Pamela Altmeyer Alvey
When she was about 7 years old, Pamela Altmeyer Alvey walked door-to-door pulling a little red wagon carrying freshly picked cabbage from her family’s garden. She ran into a neighbor whose face brightened at the sight of the young entrepreneur. “I asked if she’d like to buy some, but the neighbor replied that she didn’t have any money.” Tears welled in Alvey’s eyes as shared this story, recalling the pain in the woman’s face. It was Alvey’s first encounter with food insecurity. “That was too young to learn such a lesson; and so I gave her the cabbage.”
From that day on, Alvey learned to look for a need and fill it, quickly realizing how difficult it was to fill those needs alone – like her work to end hunger among Hoosiers. In 1981, Alvey became the first full-time hire of the then-fledgling Gleaners Food Bank. As President and CEO for nearly thirty years, she helped grow the nonprofit into the state's largest food bank, distributing food and grocery products to hundreds of charitable programs in over two-dozen counties.
Though she hasn’t returned to Gleaners since her retirement in 2010, Alvey keeps a watchful and admiring eye on the good work being accomplished there today. The former CEO is excited to see some of the things she always dreamed of taking shape today – including an expanded pantry and addition of a health clinic. “I hope they know what a great job I think they are doing.”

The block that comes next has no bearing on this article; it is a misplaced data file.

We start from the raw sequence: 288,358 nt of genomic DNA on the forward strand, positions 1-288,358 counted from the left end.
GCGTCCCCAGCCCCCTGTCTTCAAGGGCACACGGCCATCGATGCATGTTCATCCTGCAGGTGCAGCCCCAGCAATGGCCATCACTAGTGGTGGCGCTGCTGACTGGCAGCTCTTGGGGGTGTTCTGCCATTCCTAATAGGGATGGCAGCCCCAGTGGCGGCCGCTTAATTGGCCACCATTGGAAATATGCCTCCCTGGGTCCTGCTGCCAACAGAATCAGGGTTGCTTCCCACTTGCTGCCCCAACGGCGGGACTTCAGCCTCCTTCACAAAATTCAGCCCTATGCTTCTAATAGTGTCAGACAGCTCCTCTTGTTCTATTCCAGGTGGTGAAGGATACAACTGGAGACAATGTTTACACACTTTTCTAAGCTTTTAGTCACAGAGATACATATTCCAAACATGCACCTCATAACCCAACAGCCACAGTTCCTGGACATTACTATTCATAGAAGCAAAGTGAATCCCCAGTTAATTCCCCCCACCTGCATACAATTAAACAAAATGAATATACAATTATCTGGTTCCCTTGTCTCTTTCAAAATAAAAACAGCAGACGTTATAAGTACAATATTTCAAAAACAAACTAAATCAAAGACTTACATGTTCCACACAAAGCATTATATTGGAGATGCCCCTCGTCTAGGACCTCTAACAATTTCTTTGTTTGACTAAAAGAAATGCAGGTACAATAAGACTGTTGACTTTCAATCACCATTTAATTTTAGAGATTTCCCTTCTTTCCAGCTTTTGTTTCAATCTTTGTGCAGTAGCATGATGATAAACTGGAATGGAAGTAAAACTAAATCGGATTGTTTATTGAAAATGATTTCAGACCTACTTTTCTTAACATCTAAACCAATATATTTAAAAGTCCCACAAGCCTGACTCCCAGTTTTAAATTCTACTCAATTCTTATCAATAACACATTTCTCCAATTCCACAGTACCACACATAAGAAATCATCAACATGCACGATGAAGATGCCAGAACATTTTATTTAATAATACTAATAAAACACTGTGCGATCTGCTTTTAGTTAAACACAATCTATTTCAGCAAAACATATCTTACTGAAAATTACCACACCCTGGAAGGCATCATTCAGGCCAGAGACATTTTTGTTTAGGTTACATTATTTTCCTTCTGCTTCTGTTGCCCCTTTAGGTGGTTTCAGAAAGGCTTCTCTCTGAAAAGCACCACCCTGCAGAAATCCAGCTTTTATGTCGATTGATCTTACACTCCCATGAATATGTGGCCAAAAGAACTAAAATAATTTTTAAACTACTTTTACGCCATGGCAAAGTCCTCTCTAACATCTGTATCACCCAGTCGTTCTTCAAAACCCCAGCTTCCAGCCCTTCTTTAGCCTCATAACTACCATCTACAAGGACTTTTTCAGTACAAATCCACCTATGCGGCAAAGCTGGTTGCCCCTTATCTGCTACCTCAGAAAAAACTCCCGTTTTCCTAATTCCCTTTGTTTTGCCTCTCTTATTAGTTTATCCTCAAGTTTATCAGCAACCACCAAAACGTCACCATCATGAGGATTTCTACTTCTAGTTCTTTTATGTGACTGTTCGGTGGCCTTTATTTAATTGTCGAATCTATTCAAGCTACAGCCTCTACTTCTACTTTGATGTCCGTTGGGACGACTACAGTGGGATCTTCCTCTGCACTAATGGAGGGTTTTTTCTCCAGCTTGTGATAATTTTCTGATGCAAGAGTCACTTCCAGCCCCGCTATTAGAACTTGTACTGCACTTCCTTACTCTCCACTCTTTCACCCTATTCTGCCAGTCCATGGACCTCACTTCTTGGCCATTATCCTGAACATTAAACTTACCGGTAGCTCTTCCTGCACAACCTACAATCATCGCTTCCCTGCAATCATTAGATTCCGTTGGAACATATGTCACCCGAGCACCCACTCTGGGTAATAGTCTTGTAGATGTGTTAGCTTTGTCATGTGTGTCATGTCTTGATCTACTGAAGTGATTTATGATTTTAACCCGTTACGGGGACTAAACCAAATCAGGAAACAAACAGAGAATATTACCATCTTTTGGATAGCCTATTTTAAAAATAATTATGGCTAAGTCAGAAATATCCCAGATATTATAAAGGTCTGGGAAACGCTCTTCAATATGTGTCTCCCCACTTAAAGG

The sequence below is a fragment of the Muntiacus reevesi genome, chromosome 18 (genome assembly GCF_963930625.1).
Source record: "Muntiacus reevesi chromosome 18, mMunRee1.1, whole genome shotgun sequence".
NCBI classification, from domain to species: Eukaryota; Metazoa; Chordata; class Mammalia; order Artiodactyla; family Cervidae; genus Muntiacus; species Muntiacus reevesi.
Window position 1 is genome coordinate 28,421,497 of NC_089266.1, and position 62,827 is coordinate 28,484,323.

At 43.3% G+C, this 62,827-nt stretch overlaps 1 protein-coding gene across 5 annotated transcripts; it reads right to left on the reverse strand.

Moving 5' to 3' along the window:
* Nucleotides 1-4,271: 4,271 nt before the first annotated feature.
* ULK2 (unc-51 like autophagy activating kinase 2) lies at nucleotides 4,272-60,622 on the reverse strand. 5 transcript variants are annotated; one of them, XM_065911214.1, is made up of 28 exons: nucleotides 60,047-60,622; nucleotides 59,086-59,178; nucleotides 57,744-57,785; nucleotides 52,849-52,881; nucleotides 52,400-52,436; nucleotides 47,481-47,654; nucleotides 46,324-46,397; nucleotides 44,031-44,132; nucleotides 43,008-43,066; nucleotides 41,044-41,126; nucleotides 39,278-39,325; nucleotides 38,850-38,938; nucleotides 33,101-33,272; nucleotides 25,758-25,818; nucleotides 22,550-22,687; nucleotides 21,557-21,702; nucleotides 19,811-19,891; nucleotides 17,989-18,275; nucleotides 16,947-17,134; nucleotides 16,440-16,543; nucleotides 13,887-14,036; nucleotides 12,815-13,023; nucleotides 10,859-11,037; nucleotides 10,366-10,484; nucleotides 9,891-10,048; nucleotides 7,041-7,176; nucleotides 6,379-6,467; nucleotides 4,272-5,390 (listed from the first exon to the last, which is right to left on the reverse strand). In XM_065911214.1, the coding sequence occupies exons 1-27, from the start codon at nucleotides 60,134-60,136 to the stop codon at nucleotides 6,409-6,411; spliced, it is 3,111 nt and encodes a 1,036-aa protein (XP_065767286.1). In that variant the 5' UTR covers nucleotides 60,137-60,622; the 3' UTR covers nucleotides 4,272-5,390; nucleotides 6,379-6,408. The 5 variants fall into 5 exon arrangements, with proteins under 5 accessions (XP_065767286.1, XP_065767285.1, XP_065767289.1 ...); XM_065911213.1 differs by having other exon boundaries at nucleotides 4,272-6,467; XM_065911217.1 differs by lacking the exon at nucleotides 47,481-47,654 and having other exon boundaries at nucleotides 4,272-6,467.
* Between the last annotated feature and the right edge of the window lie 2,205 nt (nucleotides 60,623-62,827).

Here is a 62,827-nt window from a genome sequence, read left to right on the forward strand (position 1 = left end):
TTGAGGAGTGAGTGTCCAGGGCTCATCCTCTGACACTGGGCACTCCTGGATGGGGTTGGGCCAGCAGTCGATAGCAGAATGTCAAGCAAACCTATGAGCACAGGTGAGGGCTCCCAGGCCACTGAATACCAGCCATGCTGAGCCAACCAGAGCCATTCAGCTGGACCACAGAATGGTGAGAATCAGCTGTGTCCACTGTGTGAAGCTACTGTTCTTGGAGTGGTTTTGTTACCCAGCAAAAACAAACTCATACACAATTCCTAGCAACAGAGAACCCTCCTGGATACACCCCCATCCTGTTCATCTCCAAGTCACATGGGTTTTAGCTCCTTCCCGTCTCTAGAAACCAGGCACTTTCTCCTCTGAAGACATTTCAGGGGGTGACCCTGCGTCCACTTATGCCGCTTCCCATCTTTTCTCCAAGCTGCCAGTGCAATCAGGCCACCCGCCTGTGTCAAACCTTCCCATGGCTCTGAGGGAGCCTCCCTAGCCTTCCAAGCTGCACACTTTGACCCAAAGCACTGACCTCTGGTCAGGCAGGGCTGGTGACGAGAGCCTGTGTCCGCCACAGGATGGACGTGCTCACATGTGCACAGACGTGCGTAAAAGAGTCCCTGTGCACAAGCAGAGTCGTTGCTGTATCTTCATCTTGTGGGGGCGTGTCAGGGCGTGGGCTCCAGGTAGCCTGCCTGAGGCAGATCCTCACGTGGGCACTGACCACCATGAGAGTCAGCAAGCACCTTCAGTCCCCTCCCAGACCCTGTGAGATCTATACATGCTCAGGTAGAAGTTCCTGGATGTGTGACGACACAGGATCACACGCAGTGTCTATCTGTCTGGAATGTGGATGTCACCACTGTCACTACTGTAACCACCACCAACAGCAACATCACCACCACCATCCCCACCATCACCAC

Despite retiring with a remarkable legacy of distributing 30 million pounds of food to families in need each year through the Gleaners’ network, she gives much of the credit to loyal volunteers. “It isn’t me. It was never me. Volunteers will end up running the world,” she says. Her advice for someone looking to get involved and be a hero in our community? “Just start. Wherever you are, start. And don’t quit. You owe it. It is your rent for being on earth.” Alvey has certainly paid her rent, and then some.